This isn’t something I intend to do within the next decade or two, as it would be improbable-bordering on impossible-to do so within that time frame. But, I am quite fond of the idea of one day horseback riding across America, enough to bother discussing it here. (Rest assured, I am in no shortage of crackpot dreams. Ask me sometime about my sailing related ones …)
Biding my time has it’s benefits, too. (Or so I tell myself …) If I wait until I’m an old woman, in her 60-70’s, who dearly misses the adventures of her youth and wishes to embark on one last HURRAH!, I’ll ~hopefully~ have the funding to ride cross country in luxury, with a support vehicle/horse trailer in tow. (Also, assuming I live that long. The jury is still out there. 😅 )
Originally, I was hoping I could utilize my “Perfect Cross-Country Route” for such a trip:
… until I learned that the Appalachian Trail, among many other rail trails on the east coast, don’t permit equestrians. So I scrapped that idea – well, more like modified it- so my ideal route would look more like this:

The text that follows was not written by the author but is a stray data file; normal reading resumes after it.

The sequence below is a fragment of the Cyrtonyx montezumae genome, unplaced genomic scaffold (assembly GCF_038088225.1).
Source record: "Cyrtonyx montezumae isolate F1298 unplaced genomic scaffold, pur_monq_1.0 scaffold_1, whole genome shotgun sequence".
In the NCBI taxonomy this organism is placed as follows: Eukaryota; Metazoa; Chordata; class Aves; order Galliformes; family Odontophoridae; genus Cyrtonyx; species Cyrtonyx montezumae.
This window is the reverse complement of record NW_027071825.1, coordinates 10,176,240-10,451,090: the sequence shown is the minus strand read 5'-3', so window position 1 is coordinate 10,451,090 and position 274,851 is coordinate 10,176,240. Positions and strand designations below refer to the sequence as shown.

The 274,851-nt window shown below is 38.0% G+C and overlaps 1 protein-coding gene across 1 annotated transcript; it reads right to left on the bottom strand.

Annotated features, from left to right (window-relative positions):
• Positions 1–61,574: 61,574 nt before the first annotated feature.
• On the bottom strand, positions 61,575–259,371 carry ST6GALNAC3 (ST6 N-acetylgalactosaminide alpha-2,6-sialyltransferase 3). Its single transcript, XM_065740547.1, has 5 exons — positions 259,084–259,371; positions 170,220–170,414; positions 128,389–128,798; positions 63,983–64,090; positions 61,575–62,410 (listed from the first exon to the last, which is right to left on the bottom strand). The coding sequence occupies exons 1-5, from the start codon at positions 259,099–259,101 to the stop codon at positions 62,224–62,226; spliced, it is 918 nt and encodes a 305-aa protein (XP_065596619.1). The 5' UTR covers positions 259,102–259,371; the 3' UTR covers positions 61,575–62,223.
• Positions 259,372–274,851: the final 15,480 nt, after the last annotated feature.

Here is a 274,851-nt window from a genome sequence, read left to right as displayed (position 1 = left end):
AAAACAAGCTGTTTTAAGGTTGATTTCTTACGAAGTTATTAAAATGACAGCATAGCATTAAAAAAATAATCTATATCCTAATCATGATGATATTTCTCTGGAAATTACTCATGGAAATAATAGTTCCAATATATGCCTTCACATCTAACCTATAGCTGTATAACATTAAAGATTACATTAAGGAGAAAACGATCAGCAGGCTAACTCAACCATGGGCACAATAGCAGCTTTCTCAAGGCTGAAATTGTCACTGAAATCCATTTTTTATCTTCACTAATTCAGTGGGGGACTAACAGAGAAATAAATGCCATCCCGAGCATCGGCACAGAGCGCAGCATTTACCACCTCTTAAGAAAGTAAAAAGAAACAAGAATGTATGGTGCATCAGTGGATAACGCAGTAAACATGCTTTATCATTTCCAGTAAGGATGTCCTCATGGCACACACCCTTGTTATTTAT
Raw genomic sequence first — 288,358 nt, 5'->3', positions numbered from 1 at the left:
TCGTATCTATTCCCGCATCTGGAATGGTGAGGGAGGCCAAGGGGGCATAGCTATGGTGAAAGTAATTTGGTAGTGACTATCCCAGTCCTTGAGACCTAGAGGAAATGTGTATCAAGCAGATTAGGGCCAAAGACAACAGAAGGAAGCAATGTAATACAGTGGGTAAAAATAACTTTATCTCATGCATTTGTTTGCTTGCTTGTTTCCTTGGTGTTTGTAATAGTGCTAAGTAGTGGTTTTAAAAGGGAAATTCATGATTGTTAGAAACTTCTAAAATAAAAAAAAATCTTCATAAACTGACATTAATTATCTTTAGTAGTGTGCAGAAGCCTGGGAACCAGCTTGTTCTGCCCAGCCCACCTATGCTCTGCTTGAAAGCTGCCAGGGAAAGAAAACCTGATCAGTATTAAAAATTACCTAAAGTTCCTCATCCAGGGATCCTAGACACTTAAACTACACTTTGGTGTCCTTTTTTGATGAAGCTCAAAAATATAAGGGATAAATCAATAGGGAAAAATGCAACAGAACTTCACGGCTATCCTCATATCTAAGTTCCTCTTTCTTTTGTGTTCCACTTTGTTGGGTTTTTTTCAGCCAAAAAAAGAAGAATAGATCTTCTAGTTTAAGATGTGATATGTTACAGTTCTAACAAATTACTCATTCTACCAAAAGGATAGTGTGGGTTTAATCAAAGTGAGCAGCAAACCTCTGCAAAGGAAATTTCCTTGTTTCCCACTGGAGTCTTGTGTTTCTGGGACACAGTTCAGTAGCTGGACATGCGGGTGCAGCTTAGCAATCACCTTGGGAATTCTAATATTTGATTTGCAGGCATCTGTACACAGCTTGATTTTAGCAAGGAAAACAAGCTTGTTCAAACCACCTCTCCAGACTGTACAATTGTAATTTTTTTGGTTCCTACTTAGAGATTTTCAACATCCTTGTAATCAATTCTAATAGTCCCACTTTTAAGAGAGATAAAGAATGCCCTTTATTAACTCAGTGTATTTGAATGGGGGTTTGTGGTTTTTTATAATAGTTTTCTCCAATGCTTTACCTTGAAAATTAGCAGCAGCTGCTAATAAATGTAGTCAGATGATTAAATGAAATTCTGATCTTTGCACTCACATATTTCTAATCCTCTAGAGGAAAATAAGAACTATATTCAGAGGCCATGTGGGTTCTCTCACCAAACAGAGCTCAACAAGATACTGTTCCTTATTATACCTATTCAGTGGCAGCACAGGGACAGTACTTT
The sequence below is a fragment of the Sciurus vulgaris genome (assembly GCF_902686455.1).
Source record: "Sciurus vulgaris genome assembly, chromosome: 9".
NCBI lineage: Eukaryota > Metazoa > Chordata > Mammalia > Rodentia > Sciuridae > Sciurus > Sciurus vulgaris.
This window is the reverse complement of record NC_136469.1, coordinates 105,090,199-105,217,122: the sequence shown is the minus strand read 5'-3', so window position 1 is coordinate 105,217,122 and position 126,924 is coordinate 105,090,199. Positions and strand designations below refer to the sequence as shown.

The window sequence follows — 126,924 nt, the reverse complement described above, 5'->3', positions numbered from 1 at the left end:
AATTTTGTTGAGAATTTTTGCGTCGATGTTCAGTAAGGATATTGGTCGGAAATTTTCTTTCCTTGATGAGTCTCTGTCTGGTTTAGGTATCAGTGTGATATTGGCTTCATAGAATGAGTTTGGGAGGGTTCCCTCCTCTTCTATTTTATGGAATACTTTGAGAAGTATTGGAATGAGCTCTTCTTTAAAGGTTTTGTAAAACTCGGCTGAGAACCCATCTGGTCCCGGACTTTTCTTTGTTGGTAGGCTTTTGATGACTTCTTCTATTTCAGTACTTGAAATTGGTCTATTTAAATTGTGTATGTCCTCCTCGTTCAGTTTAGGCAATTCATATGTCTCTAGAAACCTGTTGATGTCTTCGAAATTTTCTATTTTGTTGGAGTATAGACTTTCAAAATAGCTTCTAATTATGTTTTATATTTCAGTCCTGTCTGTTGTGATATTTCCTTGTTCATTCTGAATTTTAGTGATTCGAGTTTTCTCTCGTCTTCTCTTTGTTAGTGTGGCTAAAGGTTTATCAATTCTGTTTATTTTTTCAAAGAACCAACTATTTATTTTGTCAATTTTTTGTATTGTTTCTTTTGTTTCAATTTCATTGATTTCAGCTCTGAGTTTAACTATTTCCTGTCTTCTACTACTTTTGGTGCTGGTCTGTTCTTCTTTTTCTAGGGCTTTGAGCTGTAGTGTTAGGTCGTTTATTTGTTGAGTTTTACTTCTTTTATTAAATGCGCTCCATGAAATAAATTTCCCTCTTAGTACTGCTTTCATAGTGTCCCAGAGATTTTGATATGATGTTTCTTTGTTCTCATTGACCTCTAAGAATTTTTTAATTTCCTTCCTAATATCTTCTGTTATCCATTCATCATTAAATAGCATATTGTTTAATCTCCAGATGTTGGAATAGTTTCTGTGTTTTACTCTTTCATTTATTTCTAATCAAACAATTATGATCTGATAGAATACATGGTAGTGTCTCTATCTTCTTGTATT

Though I keep meaning to look into whether the North Country Trail permits equestrians so I could potentially travel on more trails through Michigan, Wisconsin, and Minnesota.
Interestingly, horseback riding cross-country is very rare in the 21st century. Unlike cycling cross country, which thousands do yearly, and unlike walking cross country, which is quickly picking up momentum to the point where over a dozen people attempt it yearly, I can find no more than 5-10 recorded cases of someone horseback riding cross-country in the last 50 years. (Which makes total sense, with the introduction of automobiles and the fact that you’d have to be positively insane to dream of doing such a thing. 😁 )
The best and, really, only source on long distance horseback riding seems to be the Long Riders’ Guild.
And their book, The Horse Travel Handbook
… gotta get around to reading that one day.